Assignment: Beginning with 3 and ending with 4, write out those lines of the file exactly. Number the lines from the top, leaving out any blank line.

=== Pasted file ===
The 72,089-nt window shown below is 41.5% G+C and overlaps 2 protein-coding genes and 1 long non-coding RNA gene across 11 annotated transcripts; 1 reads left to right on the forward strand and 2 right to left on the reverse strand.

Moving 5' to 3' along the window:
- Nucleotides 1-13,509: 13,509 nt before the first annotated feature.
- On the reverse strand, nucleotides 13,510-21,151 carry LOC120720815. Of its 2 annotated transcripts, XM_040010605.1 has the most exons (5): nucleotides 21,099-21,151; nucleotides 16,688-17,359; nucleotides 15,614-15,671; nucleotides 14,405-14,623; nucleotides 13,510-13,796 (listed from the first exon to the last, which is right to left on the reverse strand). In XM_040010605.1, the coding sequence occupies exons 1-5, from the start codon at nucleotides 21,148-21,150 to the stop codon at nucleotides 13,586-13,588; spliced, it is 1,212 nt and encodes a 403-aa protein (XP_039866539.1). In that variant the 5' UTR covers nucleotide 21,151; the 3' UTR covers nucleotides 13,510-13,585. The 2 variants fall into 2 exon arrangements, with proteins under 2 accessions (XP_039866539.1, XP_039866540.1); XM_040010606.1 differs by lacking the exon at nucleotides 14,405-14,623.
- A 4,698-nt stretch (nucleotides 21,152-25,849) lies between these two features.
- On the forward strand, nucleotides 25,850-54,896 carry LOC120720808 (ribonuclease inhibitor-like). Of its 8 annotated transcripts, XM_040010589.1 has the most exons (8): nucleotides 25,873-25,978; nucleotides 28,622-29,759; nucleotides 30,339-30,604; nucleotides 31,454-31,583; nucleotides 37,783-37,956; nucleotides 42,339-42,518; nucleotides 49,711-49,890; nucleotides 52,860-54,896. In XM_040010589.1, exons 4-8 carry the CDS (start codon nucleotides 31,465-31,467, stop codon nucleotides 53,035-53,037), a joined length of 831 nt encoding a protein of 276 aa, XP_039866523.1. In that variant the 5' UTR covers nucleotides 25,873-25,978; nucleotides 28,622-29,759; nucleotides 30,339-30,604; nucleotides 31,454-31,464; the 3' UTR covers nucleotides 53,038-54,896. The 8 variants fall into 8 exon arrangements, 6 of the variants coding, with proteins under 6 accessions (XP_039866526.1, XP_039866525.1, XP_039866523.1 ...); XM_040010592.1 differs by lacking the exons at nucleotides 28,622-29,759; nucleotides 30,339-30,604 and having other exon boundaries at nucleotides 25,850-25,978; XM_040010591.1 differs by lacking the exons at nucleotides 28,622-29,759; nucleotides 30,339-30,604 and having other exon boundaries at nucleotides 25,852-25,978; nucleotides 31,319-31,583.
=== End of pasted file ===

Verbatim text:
- Nucleotides 1-13,509: 13,509 nt before the first annotated feature.
- On the reverse strand, nucleotides 13,510-21,151 carry LOC120720815. Of its 2 annotated transcripts, XM_040010605.1 has the most exons (5): nucleotides 21,099-21,151; nucleotides 16,688-17,359; nucleotides 15,614-15,671; nucleotides 14,405-14,623; nucleotides 13,510-13,796 (listed from the first exon to the last, which is right to left on the reverse strand). In XM_040010605.1, the coding sequence occupies exons 1-5, from the start codon at nucleotides 21,148-21,150 to the stop codon at nucleotides 13,586-13,588; spliced, it is 1,212 nt and encodes a 403-aa protein (XP_039866539.1). In that variant the 5' UTR covers nucleotide 21,151; the 3' UTR covers nucleotides 13,510-13,585. The 2 variants fall into 2 exon arrangements, with proteins under 2 accessions (XP_039866539.1, XP_039866540.1); XM_040010606.1 differs by lacking the exon at nucleotides 14,405-14,623.